MLB drug suspension appeals could extend beyond season
NEW YORK -- Although Major League Baseball could issue mass suspensions within weeks, players choosing to challenge a suspension would be unlikely to miss any games this season.
Michael Weiner, executive director of the Major League Baseball Players Assn., said Tuesday he does not know how many players might be affected but that no suspensions are imminent. The suspensions would not be subject to the usual protocol: 50 games for first offenders.
“It’s going to take some time -- I don’t know about months -- for the commissioner’s office to finish its investigation,” Weiner told the Baseball Writers Assn. of America.
Weiner said he hopes to engage the commissioner’s office in discussions “within the next month” and that appeal hearings for suspended players could start “as soon as September.”
More than a dozen players could be affected, and players already interviewed by MLB investigators include Ryan Braun of the Milwaukee Brewers and Alex Rodriguez of the New York Yankees.
Under baseball’s drug policy, players testing positive for performance-enhancing substances are subject to specified penalties -- 50 games for the first offense, 100 games for the second, a lifetime ban for the third.
However, according to union officials, players suspended on a basis other than a positive test are not subject to those penalties and can be punished for any length of time at the discretion of the commissioner. That could leave room for the union and the commissioner’s office to negotiate the length of a suspension.
The evidence in the cases now in question is expected to consist of interviews and documents related to Biogenesis, a since-closed Florida clinic whose director allegedly supplied performance-enhancing drugs to players.
The discussions between the union and the commissioner’s office could involve whether suspensions should be announced before appeals can be heard, the proper length for those suspensions, how to conduct an unprecedented number of hearings most efficiently, and negotiations on suspension deals that could preempt hearings for affected players.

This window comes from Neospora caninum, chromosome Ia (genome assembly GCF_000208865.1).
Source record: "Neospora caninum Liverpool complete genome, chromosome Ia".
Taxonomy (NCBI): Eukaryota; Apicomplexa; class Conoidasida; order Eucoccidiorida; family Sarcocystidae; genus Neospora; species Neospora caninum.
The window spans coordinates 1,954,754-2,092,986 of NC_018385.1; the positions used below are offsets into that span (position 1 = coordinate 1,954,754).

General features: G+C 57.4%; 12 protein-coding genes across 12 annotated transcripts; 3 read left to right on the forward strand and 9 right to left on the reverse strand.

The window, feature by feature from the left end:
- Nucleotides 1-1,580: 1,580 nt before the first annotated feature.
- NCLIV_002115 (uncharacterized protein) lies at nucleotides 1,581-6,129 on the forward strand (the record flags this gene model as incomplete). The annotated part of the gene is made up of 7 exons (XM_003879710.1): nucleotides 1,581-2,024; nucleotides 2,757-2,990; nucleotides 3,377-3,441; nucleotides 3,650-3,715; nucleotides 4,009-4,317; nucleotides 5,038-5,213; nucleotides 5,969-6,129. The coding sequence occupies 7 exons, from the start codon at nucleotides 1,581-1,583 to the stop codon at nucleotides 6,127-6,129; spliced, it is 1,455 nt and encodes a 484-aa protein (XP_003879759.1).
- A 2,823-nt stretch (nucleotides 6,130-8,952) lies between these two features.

Weiner indicated that not all players subject to potential suspension have met with MLB investigators.
“When all the interviews are done,” he said, “we will meet with the commissioner’s office and try and work something out.”
News reports about the Biogenesis investigation could lead the commissioner’s office to invoke a clause that allows suspension announcements before appeal hearings, on the basis the player’s involvement is so widely known as to render confidentiality concerns moot. Weiner said the union believes that no announcements should be made unless a player agrees to a suspension or loses an appeal.
David Prouty, general counsel of the players association, said hearings are mandated within 10 days of a suspension, with a ruling from an arbitrator within an additional 25 days. In this case, the possibility of multiple hearings -- each of which could last multiple days -- before baseball’s lone arbitrator makes it likely that any player choosing to challenge a suspension would not miss any games this season.
“If we can’t reach a deal, yes,” Weiner said.
Commissioner Bud Selig, meeting with the Baseball Writers Assn. before Weiner, declined to discuss the Biogenesis investigation in any detail but denied it had been spurred in any way by “some kind of retribution or something to do with my legacy.”
He added: “The only thing I can say about the investigation is it’s thorough, it’s comprehensive and it’s aggressive. I’m proud of it.”
Selig formed an investigative unit in the wake of the Mitchell Report, issued in 2007 and commissioned after the sport took a beating in congressional hearings for its reluctance to adopt a stringent anti-drug policy.
“We must be doing all right,” Selig said. “I haven’t heard from anybody in Washington in 8 1/2 years.”
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